On January 14, 2005, the New York Mets signed Carlos Beltran to a seven-year, $119 million deal. At the time, the Mets decision to ink a player of Beltran’s caliber was seen as a major win. But with all the injuries in his latter years, the relationship between Beltran and some Mets fans soured. Regardless, it was hard not to be impressed with Beltran as a free agent.
The switch-hitting outfielder was a long-time Kansas City Royals star, winning Rookie of the Year in 1999, and placing ninth in the MVP during 2003. But with his impending (and surely expensive) free agency after the 2004 season, the Royals dealt the homegrown star mid-season to the Houston Astros in exchange for John Buck, Mark Teahen, and Mike Wood. The playoff-hungry Astros surged into the post-season, mostly due to Beltran’s incredible bat (.258/.368/.559 line with 23 HR, 53 RBI, 70 R, and 28 SB in 399 PA’s). Beltran’s heroics didn’t end in the regular season. The big slugger enjoyed a fruitful NLDS against the Atlanta Braves (.455/.500/1.091 line with 4 HR, 9 RBI, 9 R, and 2 SB in 24 PA’s) and NLCS against the St. Louis Cardinals (.417/.563/.958 line with 4 HR, 5 RBI, 12 R, and 4 SB in 32 PA’s).
Yearning for the sweet champagne of October baseball, the Mets made an expensive pact with the 28 year-old star. In his first season in orange and blue, Beltran was a bit of a disappointment, hitting to the tune of a .266/.330/.414 line with 16 HR, 78 RBI, 83 R, and 17 SB in 650 PA’s. However, in his sophomore season, the tides changed. Beltran went from dud to stud–posting a magnificent .275/.388/.594 line with 41 HR, 116 RBI, 127 R, and 18 SB in 617 PA’s. His MVP-worthy play propelled the Mets into the playoffs, where the most unfortunately famous Beltran moment took place–the “bat on the shoulder” looking-strike in the NLCS. Yes, despite leading the Mets offense in the regular season, and even hitting a .296/.387/.667 line with 3 HR, 4 RBI, and 8 R in 31 PA’s against the Cardinals, some Mets fans only think of Beltran as some sort of timid player. Oh well.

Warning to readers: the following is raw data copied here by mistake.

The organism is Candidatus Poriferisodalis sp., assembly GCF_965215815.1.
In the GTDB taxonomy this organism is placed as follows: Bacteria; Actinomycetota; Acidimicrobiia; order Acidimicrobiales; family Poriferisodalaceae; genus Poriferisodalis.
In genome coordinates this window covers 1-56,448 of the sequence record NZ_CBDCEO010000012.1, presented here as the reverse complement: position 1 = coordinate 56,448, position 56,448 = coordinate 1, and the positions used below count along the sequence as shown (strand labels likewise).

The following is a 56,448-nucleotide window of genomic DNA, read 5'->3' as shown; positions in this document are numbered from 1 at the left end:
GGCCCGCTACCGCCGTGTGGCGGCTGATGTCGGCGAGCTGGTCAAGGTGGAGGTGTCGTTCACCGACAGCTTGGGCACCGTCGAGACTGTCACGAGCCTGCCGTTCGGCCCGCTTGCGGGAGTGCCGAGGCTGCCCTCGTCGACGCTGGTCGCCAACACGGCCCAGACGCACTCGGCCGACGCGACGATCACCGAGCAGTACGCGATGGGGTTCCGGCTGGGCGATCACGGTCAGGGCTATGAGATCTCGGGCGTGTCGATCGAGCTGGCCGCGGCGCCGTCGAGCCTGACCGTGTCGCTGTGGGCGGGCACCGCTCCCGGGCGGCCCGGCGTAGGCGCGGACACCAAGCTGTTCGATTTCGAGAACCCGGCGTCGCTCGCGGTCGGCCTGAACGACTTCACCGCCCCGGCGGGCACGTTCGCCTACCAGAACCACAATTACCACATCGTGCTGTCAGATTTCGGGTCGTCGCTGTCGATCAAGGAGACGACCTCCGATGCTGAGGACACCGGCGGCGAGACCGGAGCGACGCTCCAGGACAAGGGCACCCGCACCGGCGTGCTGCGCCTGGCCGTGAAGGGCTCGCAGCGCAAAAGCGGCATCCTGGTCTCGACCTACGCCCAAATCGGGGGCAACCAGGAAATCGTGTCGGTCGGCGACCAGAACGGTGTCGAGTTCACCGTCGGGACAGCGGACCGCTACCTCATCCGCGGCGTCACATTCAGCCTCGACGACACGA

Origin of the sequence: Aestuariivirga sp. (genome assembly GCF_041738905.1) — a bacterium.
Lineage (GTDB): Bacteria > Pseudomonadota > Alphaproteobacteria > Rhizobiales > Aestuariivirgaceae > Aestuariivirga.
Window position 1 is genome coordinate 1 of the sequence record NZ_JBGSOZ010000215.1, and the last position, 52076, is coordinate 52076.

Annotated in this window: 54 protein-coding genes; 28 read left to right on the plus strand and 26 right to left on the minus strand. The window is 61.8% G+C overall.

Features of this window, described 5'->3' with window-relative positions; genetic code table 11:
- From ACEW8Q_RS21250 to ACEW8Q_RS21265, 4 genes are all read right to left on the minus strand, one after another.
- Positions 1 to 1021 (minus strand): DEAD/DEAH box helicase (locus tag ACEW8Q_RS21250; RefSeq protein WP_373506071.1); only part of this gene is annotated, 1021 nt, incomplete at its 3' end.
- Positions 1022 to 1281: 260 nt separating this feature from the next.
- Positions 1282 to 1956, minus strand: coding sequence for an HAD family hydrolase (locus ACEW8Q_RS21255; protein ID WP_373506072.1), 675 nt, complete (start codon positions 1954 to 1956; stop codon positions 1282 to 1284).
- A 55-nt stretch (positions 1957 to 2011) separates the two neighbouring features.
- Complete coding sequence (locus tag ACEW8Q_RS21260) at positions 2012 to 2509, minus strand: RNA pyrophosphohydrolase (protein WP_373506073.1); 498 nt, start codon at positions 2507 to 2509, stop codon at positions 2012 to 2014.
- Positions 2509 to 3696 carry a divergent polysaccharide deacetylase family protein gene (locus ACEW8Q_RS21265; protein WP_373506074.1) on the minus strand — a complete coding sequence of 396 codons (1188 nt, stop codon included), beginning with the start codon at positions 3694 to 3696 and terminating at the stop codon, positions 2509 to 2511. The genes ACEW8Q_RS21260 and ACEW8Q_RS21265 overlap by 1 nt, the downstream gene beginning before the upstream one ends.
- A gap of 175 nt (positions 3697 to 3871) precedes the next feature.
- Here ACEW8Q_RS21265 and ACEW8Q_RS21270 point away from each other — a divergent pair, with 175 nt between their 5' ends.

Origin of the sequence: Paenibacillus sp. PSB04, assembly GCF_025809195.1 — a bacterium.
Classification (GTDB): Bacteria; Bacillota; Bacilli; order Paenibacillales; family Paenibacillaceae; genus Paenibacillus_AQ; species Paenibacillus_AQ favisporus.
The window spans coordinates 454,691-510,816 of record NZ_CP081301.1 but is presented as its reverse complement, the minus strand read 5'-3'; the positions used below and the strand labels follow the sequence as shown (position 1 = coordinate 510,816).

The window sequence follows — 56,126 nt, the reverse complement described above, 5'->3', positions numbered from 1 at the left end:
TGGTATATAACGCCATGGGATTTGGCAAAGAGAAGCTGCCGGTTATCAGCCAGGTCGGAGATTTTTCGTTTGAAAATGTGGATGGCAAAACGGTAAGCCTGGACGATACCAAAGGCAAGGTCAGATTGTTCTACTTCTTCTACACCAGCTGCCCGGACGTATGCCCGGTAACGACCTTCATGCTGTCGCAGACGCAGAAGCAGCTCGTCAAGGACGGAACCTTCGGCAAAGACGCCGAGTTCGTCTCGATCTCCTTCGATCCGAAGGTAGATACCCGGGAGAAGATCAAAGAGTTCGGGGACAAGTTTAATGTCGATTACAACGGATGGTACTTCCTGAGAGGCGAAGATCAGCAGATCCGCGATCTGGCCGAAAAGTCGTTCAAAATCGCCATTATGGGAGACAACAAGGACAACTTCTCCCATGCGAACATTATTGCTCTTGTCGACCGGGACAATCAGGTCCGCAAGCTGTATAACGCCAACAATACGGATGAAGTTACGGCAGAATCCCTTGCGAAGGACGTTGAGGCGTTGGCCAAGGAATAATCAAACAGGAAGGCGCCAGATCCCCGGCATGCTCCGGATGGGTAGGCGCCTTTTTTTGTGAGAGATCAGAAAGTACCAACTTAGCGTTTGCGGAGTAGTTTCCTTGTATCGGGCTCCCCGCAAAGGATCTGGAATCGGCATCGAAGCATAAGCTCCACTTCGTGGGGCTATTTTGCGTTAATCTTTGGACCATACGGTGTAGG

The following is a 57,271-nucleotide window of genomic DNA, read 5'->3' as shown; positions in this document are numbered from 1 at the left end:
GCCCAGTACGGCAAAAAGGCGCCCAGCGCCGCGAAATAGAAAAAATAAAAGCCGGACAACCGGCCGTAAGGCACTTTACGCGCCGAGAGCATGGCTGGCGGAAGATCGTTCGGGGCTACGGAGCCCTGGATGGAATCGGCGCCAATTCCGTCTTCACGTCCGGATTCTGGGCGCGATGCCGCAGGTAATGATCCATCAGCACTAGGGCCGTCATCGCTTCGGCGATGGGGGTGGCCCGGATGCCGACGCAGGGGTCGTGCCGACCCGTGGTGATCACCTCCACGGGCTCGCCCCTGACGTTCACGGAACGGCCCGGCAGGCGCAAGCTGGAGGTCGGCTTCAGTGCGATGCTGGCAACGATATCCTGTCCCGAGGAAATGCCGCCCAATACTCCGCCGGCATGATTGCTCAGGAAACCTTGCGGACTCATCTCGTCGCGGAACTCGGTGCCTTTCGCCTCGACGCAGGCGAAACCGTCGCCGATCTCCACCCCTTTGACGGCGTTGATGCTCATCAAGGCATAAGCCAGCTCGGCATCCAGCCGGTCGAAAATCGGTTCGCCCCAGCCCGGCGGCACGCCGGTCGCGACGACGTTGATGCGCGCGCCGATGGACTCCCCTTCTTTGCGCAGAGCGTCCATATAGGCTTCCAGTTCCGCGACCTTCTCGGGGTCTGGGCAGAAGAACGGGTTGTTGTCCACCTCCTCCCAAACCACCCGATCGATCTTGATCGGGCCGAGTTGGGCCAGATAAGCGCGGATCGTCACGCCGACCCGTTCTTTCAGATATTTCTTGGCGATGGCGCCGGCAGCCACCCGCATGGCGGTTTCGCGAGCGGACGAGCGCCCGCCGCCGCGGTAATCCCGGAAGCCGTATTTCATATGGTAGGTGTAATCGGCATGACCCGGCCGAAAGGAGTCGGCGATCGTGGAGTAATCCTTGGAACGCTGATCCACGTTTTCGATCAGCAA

The mighty Beltran would have MVP-caliber seasons in 2007 (.276/.353/.525 line) and 2008 (.284/.376/.500 line) before succumbing to knee injuries in 2009 (just 308 PA’s). Knee injuries continued to bother Beltran in 2010, making his 2011–the final season in his contract–a huge question mark. Regardless of his question mark status, the 34 year-old veteran surprised critics with a renaissance season in 2011. Beltran posted a .289/.391/.513 line with 15 HR, 66 RBI, 61 R, and 3 SB in 419 PA’s for the Mets before being traded mid-season to the San Francisco Giants for super prospect Zack Wheeler. The outfielder helped the Giants cause in the second half, hitting a .323/.369/.551 line with 7 HR, 18 RBI, and 17 R in 179 PA’s, but the Giants fell short.
In Beltran’s first free agency in seven years, he received many offers–including a two-year, $26 million deal from the St. Louis Cardinals. Even though Beltran’s 2009 and 2010 were marred by injuries, on the whole, any right-minded Mets fan will agree that the signing was a prudent one. Beltran gave the organizations many years of productive baseball (both at the plate and in the field). Considering the amount of bad long-term deals teams hand out on a steady basis, Carlos Beltran’s certainly does not rank within them.